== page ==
Criticism of Dave Whelan grows as Jewish leaders wait for FA response


The Community Security Trust has accused Wigan Athletic owner Dave Whelan of reflecting “the persistence of dinosaur attitudes in football” after his antisemitic comments relating to Jews and money.

Mr Whelan issued an apology after he claimed the Jews “chase money more than everybody else” and said “Jewish people love money”.

The charity, which monitors antisemitism in Britain, said the former footballer turned businessman’s remarks had showed that further efforts must be made to combat racism in the sport.

A CST spokesman said: “Dave Whelan’s comments invoked antisemitic stereotypes about Jews and money and his apology suggests that he still doesn’t understand why his comments were offensive.

“It is an indication of how widespread such outdated attitudes still are within football, and how much work needs to be done to eradicate this way of thinking.”

The JC understands the Football Association has already been in contact with CST about Mr Whelan. The FA has not yet said what action it intends to take, but media reports suggest the governing body may be preparing to take strong disciplinary action.

Kick It Out, the football anti-racism body, said the comments had called into question whether the 77-year-old millionaire was a fit and proper person to be running a football club and called on the FA to take action against him.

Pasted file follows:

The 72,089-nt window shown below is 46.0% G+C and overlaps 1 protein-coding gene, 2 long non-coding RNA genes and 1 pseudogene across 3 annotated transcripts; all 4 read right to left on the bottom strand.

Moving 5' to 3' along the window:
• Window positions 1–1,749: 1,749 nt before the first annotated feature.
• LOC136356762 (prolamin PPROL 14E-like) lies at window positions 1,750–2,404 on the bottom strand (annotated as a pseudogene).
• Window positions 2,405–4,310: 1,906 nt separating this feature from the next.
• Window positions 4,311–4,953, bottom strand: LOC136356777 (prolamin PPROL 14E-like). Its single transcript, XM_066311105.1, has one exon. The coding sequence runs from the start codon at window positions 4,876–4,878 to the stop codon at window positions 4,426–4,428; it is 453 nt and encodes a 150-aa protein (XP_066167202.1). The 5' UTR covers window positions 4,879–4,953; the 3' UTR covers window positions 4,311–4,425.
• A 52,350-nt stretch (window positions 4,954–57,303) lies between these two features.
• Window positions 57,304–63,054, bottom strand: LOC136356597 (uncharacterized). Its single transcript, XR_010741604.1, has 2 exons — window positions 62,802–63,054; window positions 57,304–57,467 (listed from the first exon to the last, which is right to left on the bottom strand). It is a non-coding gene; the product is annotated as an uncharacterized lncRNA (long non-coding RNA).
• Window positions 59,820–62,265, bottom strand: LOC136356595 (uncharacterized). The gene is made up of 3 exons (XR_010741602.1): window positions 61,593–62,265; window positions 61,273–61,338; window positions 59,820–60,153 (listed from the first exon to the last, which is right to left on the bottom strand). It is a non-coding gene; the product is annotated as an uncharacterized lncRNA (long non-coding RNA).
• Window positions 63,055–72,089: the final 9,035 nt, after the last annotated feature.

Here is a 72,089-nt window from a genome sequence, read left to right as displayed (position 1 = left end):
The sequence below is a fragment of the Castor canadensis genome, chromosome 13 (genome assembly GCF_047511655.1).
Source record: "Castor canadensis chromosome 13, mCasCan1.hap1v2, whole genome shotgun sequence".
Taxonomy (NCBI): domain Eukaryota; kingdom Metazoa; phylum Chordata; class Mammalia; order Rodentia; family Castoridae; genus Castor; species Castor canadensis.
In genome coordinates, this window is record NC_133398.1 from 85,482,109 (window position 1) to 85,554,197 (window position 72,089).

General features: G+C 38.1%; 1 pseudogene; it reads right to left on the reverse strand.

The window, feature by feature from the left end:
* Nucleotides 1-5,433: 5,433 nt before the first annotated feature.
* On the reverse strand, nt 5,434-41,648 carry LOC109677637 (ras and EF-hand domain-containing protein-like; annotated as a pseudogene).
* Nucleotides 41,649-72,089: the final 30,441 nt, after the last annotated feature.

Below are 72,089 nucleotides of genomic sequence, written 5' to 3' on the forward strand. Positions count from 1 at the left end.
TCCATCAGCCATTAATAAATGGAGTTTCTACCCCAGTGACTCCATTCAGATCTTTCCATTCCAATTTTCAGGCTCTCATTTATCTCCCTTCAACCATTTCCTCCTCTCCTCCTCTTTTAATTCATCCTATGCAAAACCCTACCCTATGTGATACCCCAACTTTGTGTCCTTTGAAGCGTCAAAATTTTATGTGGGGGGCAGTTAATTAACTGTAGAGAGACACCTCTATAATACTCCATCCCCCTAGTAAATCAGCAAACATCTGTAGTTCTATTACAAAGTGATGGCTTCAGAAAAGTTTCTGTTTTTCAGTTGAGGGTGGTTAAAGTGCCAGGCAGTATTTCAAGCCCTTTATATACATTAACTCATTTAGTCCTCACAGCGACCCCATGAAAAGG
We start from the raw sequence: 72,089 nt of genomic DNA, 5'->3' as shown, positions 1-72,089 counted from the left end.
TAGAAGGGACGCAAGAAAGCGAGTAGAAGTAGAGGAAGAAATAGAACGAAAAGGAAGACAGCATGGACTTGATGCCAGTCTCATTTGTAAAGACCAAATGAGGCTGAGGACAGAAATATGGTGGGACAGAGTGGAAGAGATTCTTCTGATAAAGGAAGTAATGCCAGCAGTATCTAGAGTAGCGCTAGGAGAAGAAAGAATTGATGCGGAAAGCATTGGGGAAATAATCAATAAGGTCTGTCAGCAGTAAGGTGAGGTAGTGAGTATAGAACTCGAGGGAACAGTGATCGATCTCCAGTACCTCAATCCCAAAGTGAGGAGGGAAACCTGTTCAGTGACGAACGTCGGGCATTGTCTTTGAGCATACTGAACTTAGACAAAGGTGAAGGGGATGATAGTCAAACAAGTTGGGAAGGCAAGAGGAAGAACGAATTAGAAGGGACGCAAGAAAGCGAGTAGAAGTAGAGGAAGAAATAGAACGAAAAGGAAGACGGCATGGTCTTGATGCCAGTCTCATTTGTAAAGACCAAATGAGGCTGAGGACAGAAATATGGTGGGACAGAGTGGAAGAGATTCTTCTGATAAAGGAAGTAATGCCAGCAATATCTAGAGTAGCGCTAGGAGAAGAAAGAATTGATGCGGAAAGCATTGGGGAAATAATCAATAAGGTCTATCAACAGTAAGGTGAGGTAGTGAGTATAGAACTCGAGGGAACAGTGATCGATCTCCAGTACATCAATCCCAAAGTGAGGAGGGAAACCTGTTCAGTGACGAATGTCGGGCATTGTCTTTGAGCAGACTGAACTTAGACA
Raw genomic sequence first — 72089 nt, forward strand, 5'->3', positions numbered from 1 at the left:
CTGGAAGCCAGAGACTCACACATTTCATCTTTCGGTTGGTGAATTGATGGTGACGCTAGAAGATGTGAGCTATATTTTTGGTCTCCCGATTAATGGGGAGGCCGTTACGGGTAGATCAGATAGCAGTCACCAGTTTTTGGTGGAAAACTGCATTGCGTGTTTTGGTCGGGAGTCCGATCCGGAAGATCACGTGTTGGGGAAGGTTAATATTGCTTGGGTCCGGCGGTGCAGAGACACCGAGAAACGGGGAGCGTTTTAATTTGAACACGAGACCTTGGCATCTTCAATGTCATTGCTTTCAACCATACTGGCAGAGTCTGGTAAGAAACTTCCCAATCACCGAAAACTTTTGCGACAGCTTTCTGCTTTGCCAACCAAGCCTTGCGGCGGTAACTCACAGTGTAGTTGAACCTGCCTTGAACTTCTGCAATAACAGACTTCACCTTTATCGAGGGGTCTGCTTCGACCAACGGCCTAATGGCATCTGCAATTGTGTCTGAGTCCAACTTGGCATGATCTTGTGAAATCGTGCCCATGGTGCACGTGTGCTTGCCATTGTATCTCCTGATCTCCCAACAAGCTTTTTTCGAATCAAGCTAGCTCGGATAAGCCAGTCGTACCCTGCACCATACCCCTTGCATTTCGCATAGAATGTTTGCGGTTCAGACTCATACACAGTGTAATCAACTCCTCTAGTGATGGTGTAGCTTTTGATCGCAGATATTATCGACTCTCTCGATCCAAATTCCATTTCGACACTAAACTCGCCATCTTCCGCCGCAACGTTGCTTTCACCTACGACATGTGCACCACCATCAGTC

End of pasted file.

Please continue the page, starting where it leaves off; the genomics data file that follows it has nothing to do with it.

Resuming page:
Mr Whelan had made the remarks in an interview with the Guardian newspaper in which he defended Wigan’s appointment of Malky Mackay as manager this week. He also made offensive comments about Chinese people.

Mr Mackay is being investigated by the FA for alleged antisemitism and other racism in a series of text messages sent earlier this year.

Bury South MP Ivan Lewis told the BBC: “What we discovered yesterday was that Dave Whelan shares Malky Mackay's abhorrent antisemitic and racist views. In my view, the FA has to now take the toughest possible action against Dave Whelan."

Some figures within football have moved to defend Mr Whelan. Former Wigan manager Steve Bruce, now at Premier League side Hull City, said: “There's no racism in him at all.

"Sometimes words can be said which can be misplaced, they can be out there in the public domain, but certainly when I've worked with him there's been no sign of racism."

Jewish groups have widely condemned the episode, with Jewish Leadership Council chief executive Simon Johnson leading the response.

Mr Johnson, a former FA executive, said Mr Whelan must withdraw his “disgraceful antisemitic language” and called for the FA to punish the Latics chairman.

Board of Deputies vice-chair Jonathan Arkush said Mr Whelan had brought the game into disrepute with “outrageous and offensive” comments.

“You cannot insult a whole group of people, and then say, ‘I would never insult them’, and hope that’s ok. We need to see a proper apology and full recognition of the offence caused,” Mr Arkush said.

The Board would be taking up the matter with the FA and Kick It Out, he added.

Mr Whelan claimed he had been misquoted and told the BBC: “If it’s causing offence to anybody, please accept my apology because I did not say that and I did not mean to insult any of my Jewish friends or any of the Jewish people.

“I did not say that Jewish people chase money more than anybody else. I said that Jewish people do chase money, just like we the English chase money, and I don’t think there’s anything wrong in chasing money because we work for it.

“If those Jewish people are offended by what I said then I apologise immediately.”

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